Will Your 35 Year Old Kids Be Living in Your Basement?

Posted on April 29, 2014 in Family by

money and kidsAs a 5-year old child I can vividly remember asking my parents if we had enough money to pay bills, and get food. Not because we ever lacked the ability to pay our bills or buy food, but because things were tight and I had enough sense to be concerned about our financial matters. Now, people who know me best often joke that I still have the first nickel I ever earned saved somewhere for a rainy day.

One thing is for certain; I don’t want my kids to grow up without the ability to be savers and givers, and the responsibility of teaching kids proper stewardship falls squarely in the lap of parents. This is a responsibility that, sadly, many parents neglect and conclude their kids eventually will learn.

Don’t be so sure. I taught money management to high school juniors and seniors for a time, and I was amazed at what they didn’t know. They didn’t know how to balance a check book. They didn’t know how to write a check. They didn’t know you have to pay back the money you put on a credit card! And these are students preparing for college.

Dave Ramsey is a financial guru with years of experience. More importantly he knows what it is like to be wealthy, lose it all in bankruptcy, then claw his way back to the top stronger than ever. Now Dave Ramsey is a debt-free multi-millionaire that spends his time teaching others the principles needed to have “Financial Peace.”

In a recent article called “The Art of Raising a Money Superstar,” Dave shares some practical wisdom on how to raise your children to be proper, Biblical stewards of their God-given resources. Dave says;

Most of our money mistakes are due to lack of education. Did your parents take time to teach you about how money works? Even if they did, you’ve probably discovered some holes they glazed over and thought in disbelief, How did they forget to teach me that? You can stop that cycle by teaching your kids—no matter what age—how to handle money with success.”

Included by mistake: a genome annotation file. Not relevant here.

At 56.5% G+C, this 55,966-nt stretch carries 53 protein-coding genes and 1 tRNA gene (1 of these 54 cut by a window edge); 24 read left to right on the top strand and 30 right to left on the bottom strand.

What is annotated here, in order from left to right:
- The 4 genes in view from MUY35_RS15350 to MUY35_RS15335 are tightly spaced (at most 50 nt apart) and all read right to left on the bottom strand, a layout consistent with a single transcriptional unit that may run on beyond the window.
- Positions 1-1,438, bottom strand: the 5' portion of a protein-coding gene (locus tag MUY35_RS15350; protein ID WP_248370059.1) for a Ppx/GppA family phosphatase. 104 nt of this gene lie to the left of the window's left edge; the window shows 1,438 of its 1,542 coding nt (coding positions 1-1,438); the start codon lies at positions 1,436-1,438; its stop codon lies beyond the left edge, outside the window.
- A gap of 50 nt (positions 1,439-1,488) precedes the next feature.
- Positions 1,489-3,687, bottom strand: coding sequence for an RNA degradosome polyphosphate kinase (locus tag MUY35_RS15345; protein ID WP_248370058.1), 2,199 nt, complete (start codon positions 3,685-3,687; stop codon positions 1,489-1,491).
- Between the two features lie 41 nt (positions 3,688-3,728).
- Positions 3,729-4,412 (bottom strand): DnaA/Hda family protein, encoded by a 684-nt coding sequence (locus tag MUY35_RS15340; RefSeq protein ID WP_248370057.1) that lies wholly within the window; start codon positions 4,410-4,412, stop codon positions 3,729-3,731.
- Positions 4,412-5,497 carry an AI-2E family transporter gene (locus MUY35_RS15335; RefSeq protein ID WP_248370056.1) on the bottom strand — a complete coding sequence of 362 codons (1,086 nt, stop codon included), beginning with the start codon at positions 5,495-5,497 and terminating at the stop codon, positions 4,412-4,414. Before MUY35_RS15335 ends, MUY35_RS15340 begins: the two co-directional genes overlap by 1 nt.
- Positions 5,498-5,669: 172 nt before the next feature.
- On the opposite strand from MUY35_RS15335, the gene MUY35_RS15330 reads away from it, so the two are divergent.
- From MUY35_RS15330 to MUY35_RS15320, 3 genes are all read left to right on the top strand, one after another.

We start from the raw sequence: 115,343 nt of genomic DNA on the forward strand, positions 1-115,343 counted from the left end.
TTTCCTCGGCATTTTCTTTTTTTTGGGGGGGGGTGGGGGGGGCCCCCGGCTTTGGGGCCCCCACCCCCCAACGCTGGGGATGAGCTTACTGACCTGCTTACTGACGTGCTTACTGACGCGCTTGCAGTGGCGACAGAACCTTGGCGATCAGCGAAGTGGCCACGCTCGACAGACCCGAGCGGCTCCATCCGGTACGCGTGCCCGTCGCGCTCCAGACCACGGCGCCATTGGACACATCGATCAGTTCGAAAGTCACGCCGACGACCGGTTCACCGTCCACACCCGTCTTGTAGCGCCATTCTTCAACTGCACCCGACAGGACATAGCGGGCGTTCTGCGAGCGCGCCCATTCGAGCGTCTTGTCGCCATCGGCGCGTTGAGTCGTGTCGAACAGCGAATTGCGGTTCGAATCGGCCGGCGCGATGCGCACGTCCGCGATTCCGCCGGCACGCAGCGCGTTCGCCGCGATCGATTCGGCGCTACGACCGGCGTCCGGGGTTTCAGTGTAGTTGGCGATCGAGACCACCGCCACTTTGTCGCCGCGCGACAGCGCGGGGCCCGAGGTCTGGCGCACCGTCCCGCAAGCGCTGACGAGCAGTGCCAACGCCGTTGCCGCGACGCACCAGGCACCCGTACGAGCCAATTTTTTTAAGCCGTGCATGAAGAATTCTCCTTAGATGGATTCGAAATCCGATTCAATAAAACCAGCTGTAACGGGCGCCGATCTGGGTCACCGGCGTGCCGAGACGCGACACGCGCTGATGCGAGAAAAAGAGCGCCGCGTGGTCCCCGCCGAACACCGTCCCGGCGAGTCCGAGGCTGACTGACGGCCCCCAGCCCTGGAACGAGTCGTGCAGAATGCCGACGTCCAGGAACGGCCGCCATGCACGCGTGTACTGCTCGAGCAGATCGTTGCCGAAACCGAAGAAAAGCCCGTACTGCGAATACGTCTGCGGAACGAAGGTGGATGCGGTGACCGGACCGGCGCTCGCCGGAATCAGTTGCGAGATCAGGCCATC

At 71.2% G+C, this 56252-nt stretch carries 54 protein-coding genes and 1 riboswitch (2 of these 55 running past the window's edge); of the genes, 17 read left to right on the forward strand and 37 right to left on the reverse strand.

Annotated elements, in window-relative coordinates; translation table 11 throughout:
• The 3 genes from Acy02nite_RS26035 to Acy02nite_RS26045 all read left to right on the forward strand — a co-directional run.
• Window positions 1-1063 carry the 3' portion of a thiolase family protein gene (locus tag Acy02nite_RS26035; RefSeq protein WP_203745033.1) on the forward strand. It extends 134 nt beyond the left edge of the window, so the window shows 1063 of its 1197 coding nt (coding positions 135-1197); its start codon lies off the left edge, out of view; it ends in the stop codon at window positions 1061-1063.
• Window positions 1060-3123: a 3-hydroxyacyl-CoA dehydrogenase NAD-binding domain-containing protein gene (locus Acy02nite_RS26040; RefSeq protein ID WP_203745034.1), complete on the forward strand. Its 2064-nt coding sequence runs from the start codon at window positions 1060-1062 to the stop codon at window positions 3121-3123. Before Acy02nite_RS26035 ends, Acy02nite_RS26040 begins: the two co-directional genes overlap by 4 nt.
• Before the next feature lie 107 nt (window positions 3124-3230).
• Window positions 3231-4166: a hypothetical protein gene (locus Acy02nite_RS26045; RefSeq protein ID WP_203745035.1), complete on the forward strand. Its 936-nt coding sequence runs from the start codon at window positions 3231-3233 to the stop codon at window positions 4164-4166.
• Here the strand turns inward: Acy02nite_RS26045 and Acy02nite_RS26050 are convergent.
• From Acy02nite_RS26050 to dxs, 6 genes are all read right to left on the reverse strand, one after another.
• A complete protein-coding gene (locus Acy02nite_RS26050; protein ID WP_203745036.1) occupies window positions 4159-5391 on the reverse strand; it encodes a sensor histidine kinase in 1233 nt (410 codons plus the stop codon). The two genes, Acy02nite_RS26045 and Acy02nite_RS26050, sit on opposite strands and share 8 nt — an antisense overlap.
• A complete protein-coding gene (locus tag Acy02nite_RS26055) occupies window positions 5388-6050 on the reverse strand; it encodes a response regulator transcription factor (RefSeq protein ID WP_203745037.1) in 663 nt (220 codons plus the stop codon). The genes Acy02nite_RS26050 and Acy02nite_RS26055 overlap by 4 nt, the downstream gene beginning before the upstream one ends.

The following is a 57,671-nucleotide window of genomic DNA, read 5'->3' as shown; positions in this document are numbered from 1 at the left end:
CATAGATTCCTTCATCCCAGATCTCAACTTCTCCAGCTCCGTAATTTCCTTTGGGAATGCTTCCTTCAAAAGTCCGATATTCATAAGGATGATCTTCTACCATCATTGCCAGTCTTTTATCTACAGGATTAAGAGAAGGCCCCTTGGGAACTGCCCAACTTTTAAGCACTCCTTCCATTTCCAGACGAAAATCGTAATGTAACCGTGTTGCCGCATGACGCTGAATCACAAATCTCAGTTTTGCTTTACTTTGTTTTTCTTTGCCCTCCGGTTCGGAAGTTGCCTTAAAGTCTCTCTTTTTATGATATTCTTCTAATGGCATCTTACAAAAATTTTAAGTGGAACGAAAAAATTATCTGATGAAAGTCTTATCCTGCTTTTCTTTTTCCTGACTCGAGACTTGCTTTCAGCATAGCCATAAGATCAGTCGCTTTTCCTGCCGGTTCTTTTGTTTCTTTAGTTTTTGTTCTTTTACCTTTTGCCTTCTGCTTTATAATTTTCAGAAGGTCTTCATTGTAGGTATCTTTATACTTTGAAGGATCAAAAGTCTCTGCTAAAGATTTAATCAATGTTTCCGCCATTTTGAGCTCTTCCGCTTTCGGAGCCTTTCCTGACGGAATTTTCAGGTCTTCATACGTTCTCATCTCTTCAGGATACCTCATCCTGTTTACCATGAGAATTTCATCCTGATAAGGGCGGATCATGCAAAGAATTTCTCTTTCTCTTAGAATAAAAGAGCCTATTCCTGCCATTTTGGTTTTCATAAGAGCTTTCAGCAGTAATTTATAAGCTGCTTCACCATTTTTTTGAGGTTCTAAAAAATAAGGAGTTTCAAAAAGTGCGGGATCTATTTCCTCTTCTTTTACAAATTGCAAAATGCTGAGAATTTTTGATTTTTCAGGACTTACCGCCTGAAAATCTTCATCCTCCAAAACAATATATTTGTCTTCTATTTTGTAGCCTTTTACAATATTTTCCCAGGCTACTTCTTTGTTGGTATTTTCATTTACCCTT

He goes on to share such insights as paying your kids a commission for chores they perform around the house, open a checking account for your teenager and teach him how to use it, and discuss major purchases with your college-age child before they are made. These are great tips that will set a foundation of open communication and accountability.

Another important thing to remember is that actions have consequences. Your kids don’t need you to bail them out if they make a financial mistake; they need you to support them as they face the consequences. Bailing your kids out will only create spoiled, entitled kids; something the world doesn’t need more of. Making your kids face consequences will teach them a lesson that is sure to last a lifetime; but be sure to stick with them through it all and let them know you love them regardless. On this point Dave says;

“If you buy your kids whatever they want, you’re not teaching them to be anything but spoiled. The world doesn’t work that way, and they could end up living in your basement when they’re 35 if you don’t set limits and say no once in a while…When your kids spend their money, you don’t have to allow them to buy the latest junk they see advertised on TV. Part of being a good money manager is making wise purchasing decisions. And you have every right to deny purchases of music, video games, etc. you don’t approve of.”

You see, while we can’t bail our kids out of every mess they find themselves in, we can be there to parent them. This does not mean being their “friend” all the time, it means being there to guide them through wise counsel, loving rebuke, and at times by simply saying no. Sure, they might not like when we do it, but one day they will look back with gratitude for our wisdom and guidance.

And what is the payoff for all this hard work teaching our kids how to be proper stewards? According to Dave:

“For all your efforts, what will you get? You’ll get a responsible adult, who knows how to manage his money, how to live on what he makes, isn’t afraid to work, and has a generous spirit. In other words, it’s totally worth it.”

But, like I’ve been saying, we must model the characteristics and qualities we want to see in our kids. If they hear us talk about being financially responsible but see us make unwise decisions that put financial burden on the family they will ignore us as hypocrites; and rightfully so. This means we might need to learn some better financial habits. We might even have to return our latest “toy,” or cancel that unnecessary golf trip in order to get a handle on some debt.

In the end though the hard work and sacrifice will be worth it when our kids thank us for setting an example they could be proud of and seek to emulate. That’s better than an 80 inch flat screen any day.

Check out these other resources from financial guru Dave Ramsey for you and your kids:

How Teens Can Buy Their Own Cars

Foundations in Personal Finance

Generation Change

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